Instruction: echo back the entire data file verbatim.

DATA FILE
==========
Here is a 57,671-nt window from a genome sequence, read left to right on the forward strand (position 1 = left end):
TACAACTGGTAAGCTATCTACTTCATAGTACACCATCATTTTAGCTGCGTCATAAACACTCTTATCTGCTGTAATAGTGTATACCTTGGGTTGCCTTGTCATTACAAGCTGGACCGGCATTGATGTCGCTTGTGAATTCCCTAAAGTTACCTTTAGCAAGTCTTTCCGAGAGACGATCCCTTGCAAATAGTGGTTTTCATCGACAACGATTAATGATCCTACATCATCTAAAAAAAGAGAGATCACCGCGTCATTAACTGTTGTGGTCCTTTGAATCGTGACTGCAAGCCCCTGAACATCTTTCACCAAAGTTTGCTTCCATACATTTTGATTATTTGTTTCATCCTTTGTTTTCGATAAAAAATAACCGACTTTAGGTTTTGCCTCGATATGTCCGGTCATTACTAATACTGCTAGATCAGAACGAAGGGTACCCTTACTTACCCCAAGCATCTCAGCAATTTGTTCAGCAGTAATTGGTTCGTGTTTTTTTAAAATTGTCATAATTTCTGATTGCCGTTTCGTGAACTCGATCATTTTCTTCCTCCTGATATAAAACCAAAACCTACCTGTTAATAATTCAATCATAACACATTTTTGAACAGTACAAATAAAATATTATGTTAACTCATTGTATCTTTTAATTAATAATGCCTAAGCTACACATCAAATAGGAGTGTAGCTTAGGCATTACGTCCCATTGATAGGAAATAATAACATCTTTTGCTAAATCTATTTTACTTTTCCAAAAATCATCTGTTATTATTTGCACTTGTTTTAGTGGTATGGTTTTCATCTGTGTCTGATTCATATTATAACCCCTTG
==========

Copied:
Here is a 57,671-nt window from a genome sequence, read left to right on the forward strand (position 1 = left end):
TACAACTGGTAAGCTATCTACTTCATAGTACACCATCATTTTAGCTGCGTCATAAACACTCTTATCTGCTGTAATAGTGTATACCTTGGGTTGCCTTGTCATTACAAGCTGGACCGGCATTGATGTCGCTTGTGAATTCCCTAAAGTTACCTTTAGCAAGTCTTTCCGAGAGACGATCCCTTGCAAATAGTGGTTTTCATCGACAACGATTAATGATCCTACATCATCTAAAAAAAGAGAGATCACCGCGTCATTAACTGTTGTGGTCCTTTGAATCGTGACTGCAAGCCCCTGAACATCTTTCACCAAAGTTTGCTTCCATACATTTTGATTATTTGTTTCATCCTTTGTTTTCGATAAAAAATAACCGACTTTAGGTTTTGCCTCGATATGTCCGGTCATTACTAATACTGCTAGATCAGAACGAAGGGTACCCTTACTTACCCCAAGCATCTCAGCAATTTGTTCAGCAGTAATTGGTTCGTGTTTTTTTAAAATTGTCATAATTTCTGATTGCCGTTTCGTGAACTCGATCATTTTCTTCCTCCTGATATAAAACCAAAACCTACCTGTTAATAATTCAATCATAACACATTTTTGAACAGTACAAATAAAATATTATGTTAACTCATTGTATCTTTTAATTAATAATGCCTAAGCTACACATCAAATAGGAGTGTAGCTTAGGCATTACGTCCCATTGATAGGAAATAATAACATCTTTTGCTAAATCTATTTTACTTTTCCAAAAATCATCTGTTATTATTTGCACTTGTTTTAGTGGTATGGTTTTCATCTGTGTCTGATTCATATTATAACCCCTTG